A meeting on Monday between Spanish Prime Minister Pedro Sánchez and the head of the conservative Popular Party (PP), Pablo Casado, concluded with no advances. Via a statement, the executive stated after the encounter that “the PP has not changed any of its positions, despite its responsibility as the main opposition party, and is still adopting a strategy of deadlock.”
Sánchez was voted back into power by Spain’s lower house of parliament, the Congress of Deputies, in January. The Socialist Party (PSOE) politician won both the April 2019 general election and the repeat polls held in November of the same year, but on both occasions fell short of an absolute majority. Sánchez has since formed a coalition government with left-wing group Unidas Podemos, but still needs the support of other parties in Congress to pass legislation and to make changes to several key Spanish institutions.
There was no common ground on Monday, with Casado calling on the prime minister to do U-turns on nearly all of his initiatives
The government explained that the meeting was called by Sánchez in order to try to reach deals with the leader of the opposition. “A strong democracy is one where there is dialogue,” the prime minister said on Saturday during his party’s Federal Committee meeting. “We need everyone. Including the opposition, starting with the Popular Party, to whom we will once again offer our hand so that they join the territorial and social dialogue.”
But there was no common ground between the two politicians on Monday, with Casado calling on the prime minister to do U-turns on nearly all of his initiatives. The PP chief wants the government to abandon its plan to hold talks with the Catalan government about the future of the region, something that was a key commitment by the PSOE in order to secure the essential abstention of the pro-independence Catalan Republican Left (ERC) party at Sánchez’s January investiture vote.
“I proposed to Sánchez that we move forward in order to achieve order and social harmony in Catalonia with the criminalization of illegal referendums, fighting indoctrination, and avoiding public propaganda,” he said, in reference to the ongoing independence drive in Catalonia that reached its peak with an illegal vote on secession from Spain in October 2017 and a subsequent declaration of independence passed by the Catalan parliament later that same month.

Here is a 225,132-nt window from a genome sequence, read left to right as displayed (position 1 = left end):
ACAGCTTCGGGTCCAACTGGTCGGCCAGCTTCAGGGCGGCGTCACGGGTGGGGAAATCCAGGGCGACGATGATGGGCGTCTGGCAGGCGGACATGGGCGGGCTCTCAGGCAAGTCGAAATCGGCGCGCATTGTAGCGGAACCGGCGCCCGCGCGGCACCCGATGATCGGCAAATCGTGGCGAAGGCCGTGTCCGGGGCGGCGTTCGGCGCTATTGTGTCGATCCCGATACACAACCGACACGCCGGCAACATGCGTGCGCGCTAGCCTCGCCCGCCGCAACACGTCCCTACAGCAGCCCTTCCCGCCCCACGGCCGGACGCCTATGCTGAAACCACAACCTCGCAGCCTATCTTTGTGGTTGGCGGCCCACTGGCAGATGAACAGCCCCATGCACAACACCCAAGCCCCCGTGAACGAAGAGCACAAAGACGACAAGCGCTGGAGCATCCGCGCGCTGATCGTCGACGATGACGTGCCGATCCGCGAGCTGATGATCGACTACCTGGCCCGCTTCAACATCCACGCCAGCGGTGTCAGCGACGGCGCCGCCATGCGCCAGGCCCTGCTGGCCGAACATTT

Casado also wants the PSOE-Unidas Podemos government to scrap its plans to make changes to sedition laws in Spain’s Criminal Code. Nine of the pro-independence leaders tried by the Supreme Court over their role in the events of 2017 were found guilty of sedition and given lengthy prison sentences.
Sánchez can choose between those who want to make Spaniards poorer or try to reach deals with those of us who are proposing a commitment to SpainPablo Casado
Casado also called on Sánchez to choose an alternative candidate for prosecutor general in place of Sánchez’s controversial pick, former Justice Minister Dolores Delgado, and to commit to not raising taxes. Most of these measures would put the PSOE-Unidas Podemos coalition deal at risk. “The ball is in Sánchez’s court,” Casado said on Monday. “He can choose between those who want to make Spaniards poorer, or try to reach deals with those of us who are proposing a commitment to Spain.”
After the failure of Monday’s meeting, government sources stated that there will now be no chance of making changes to institutional bodies such as Spain’s legal watchdog, the CGPJ; the Audit Court, the Constitutional Court and the Ombudsman. To do so he would need the support of three-fifths of Congress, meaning that the backing of the PP is essential. The board of state broadcaster RTVE is also pending approval, which would require an absolute majority at a second round of voting in Congress.
The last time that Sánchez and Casado held a meeting was on September 12, 2019. At the time, the former was still the acting prime minister and met with the latter in a bid to seek the PP’s support at his investiture vote. The result was a meeting of barely 30 minutes, and an increase of the distance between the two politicians.
English version by Simon Hunter.